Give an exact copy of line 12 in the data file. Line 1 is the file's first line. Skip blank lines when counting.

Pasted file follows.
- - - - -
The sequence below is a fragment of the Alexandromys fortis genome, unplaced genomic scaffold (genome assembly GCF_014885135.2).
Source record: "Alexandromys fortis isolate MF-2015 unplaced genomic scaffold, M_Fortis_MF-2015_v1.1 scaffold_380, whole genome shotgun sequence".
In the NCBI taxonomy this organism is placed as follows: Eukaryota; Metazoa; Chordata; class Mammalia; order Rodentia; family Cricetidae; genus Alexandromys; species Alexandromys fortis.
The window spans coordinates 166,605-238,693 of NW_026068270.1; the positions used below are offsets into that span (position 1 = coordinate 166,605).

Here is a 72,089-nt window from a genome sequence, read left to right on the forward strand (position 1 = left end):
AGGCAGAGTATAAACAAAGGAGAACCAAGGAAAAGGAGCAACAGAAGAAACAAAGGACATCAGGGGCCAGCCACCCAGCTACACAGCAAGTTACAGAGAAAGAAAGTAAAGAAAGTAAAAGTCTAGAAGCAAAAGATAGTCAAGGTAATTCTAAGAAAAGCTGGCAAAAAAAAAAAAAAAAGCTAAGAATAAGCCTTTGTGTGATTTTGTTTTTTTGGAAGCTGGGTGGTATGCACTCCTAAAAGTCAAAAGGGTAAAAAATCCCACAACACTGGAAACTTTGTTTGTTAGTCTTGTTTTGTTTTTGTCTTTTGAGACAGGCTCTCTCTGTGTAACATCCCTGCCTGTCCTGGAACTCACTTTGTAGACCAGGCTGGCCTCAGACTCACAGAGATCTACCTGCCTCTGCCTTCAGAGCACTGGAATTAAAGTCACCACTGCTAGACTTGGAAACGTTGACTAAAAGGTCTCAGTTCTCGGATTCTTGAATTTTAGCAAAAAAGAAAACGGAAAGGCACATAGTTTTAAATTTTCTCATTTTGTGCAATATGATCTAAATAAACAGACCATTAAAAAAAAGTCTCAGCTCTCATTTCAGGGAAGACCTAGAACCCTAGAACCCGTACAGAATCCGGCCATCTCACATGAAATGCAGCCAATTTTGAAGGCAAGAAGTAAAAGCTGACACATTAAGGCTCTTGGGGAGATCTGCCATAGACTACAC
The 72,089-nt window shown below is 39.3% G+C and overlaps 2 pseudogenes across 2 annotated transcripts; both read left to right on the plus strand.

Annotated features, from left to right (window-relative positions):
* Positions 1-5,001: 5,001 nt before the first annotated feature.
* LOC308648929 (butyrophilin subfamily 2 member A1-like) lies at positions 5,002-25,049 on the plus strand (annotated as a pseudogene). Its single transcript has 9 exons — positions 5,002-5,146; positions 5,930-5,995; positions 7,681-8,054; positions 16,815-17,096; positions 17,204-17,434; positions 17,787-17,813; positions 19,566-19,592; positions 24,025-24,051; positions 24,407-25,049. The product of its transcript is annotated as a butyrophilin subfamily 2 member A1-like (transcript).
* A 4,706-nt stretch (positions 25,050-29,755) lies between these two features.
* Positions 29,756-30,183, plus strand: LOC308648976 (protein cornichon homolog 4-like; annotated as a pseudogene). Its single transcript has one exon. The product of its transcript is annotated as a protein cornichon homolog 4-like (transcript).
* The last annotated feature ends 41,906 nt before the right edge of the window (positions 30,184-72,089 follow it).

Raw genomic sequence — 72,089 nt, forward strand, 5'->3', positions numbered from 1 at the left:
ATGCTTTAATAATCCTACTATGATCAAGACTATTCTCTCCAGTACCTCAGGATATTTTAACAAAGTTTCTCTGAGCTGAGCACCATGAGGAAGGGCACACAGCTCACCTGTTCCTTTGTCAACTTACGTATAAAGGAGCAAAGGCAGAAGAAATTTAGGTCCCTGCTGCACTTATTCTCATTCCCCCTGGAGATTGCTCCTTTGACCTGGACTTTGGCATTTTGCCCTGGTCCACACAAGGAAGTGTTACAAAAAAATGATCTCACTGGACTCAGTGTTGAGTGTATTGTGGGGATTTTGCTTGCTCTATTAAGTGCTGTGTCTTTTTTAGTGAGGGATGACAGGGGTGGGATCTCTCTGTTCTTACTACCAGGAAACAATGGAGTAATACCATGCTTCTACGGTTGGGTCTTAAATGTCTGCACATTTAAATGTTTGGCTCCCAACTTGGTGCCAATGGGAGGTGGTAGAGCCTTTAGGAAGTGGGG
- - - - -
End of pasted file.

* Positions 29,756-30,183, plus strand: LOC308648976 (protein cornichon homolog 4-like; annotated as a pseudogene). Its single transcript has one exon. The product of its transcript is annotated as a protein cornichon homolog 4-like (transcript).